I’m one of those people who gets up early and likes it – and yet I still wouldn’t describe myself as a morning person. As a child, I would get up early on a Sunday morning to watch kids’ TV; in fact, I would get up so early that kids’ TV wasn’t even on yet, so I would be stuck watching Transworld Sport until it was on. That was in the days of just four channels, and a huge technological innovation was when my parents got me a TV for my bedroom. I don’t think they saw me again until I was 17 or 18.
Getting up early has stayed with me ever since, because it means I can enjoy some peace and quiet before the whirlwind of life takes over. Nowadays, that whirlwind of life has emerged into a person in the visage of my son, and so these moments of early-morning peace are even more precious. I need time to wake up and rouse myself; I can’t just turn on my brain straight away. Perhaps it’s because I’m 38 and, I suspect, now firmly ensconced into middle age.
Bryan, on the other hand, is active, awake, and fully conscious from the moment his brain decides to wake up. Most children are, of course, because they’ve got so much of the world to explore; my bedroom is directly opposite Bryan’s, and I can usually hear him wake up. He is pathologically attuned to not staying in his bedroom unless it’s bedtime – I’ve never known a child to dislike spending time in his room so much. I’ve managed to get him to the point where he will find something quiet to do – whilst sitting right next to me – for ten or fifteen minutes when he first emerges, and that helps me adjust to the stream of consciousness that will accompany it. Oh how my life has changed.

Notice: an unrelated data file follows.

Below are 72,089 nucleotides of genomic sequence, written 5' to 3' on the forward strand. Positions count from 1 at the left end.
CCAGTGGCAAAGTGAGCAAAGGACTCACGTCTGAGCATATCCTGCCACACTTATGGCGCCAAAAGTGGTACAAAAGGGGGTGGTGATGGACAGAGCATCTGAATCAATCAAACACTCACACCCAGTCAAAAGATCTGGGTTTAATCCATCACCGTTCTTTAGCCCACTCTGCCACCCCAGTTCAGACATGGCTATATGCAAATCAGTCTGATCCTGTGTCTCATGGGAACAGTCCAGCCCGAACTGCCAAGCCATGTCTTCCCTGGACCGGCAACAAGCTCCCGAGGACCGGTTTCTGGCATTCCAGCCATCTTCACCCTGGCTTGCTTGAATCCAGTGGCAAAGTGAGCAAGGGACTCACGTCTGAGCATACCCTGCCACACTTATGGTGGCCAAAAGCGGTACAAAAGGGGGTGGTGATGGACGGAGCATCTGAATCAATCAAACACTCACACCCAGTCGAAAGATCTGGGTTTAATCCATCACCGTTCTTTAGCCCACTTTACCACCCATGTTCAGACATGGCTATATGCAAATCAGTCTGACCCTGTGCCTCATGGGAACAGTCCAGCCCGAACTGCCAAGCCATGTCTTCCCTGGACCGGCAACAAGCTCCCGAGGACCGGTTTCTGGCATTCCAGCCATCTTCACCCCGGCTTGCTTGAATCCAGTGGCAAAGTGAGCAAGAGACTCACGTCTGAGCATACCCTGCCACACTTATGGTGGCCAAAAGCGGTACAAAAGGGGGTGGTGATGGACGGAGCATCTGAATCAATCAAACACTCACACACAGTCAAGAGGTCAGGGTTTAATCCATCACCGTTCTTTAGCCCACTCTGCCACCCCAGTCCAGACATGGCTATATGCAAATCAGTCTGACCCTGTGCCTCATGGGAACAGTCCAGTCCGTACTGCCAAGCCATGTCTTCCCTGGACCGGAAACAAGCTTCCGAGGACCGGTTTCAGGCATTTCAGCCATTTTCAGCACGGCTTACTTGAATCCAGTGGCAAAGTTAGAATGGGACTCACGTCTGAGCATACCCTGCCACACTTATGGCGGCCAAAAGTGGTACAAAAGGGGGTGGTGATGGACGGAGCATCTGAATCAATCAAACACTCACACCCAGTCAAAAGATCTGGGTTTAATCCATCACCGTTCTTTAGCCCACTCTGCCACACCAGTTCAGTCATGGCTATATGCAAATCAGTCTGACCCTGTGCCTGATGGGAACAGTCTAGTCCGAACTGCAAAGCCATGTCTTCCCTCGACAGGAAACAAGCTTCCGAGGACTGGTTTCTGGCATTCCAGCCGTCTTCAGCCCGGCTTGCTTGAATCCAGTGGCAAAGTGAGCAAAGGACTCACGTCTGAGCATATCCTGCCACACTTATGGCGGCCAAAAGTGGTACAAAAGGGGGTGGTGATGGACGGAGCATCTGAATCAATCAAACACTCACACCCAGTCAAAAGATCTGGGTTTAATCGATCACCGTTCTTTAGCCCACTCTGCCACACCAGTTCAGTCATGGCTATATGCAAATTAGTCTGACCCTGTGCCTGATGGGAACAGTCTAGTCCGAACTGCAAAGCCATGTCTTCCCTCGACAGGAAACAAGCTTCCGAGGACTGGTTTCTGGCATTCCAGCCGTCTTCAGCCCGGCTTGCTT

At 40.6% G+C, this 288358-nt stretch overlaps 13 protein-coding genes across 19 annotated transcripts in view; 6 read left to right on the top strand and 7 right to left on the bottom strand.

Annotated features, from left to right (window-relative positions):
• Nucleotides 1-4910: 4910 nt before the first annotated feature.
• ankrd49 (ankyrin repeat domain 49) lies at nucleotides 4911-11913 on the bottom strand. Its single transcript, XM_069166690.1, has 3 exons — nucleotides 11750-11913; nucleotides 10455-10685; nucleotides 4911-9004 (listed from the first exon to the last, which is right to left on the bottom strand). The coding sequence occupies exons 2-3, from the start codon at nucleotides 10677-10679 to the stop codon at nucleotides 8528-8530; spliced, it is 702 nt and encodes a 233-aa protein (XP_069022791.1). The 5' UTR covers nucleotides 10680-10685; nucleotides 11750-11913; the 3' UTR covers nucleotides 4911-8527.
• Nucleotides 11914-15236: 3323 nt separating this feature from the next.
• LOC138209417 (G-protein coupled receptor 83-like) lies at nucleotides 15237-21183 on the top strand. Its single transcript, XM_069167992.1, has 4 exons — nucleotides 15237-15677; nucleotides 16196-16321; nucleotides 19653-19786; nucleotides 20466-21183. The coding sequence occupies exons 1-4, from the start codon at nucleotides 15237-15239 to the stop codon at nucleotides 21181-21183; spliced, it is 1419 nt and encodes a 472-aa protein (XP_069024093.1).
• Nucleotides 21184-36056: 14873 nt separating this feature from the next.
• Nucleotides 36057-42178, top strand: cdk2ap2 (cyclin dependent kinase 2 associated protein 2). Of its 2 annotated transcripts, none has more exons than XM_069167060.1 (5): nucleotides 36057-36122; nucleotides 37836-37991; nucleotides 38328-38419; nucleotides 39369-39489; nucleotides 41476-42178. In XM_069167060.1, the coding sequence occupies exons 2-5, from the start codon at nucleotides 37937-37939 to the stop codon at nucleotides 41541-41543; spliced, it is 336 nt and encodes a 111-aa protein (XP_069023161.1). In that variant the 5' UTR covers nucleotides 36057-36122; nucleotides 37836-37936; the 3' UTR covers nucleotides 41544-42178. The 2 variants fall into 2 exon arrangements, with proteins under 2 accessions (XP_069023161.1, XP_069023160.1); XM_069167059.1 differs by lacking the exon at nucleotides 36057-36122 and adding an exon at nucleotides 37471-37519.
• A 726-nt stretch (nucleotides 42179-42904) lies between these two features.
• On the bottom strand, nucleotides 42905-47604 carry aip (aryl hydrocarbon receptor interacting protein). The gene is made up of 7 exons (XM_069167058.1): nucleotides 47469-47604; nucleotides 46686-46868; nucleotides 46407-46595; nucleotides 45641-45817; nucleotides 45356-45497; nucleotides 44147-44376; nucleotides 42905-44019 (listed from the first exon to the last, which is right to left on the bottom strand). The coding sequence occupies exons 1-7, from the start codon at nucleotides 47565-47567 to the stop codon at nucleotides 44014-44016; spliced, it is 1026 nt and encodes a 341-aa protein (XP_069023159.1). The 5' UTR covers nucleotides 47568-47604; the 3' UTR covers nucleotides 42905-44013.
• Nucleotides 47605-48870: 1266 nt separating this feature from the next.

But I’ve also had to do some soul-searching recently. There could have been the opportunity for Bryan to return to school this side of the summer holiday if the circumstances had aligned, and I had to decide whether or not to pursue that option. Bryan’s a sociable kid – an extrovert, in old money – and misses his friends; he thrives on human contact, and asking a nine-year-old child to go without that for a significant period of time is tough for them.
I had to ask myself, as a result, whether I should then give him a few weeks in an environment he loved if that was possible. His school was quick off the bat; they emailed out with some information and have a plan of action for when the selected year groups go back – and key worker children continue in school. But it won’t be normal for a while; they’ve come up with a good plan for the time being, but it won’t look like a normal school day. The routine will be different, the classroom layout will be different, and it’s unlikely that many others – if any – from his class will be in on a regular basis.
So I decided to keep him home until September. The learning side I’m not so worried about; I can keep him ticking over until he gets back to school. As for the social side … I keep hope that, as restrictions lessen, I can restart more social activities that he enjoys and thrives on. We’ve actually found more activities to do during these strange and unusual times, and that time together is so precious. This opportunity will never happen again, so I intend to make the most of it.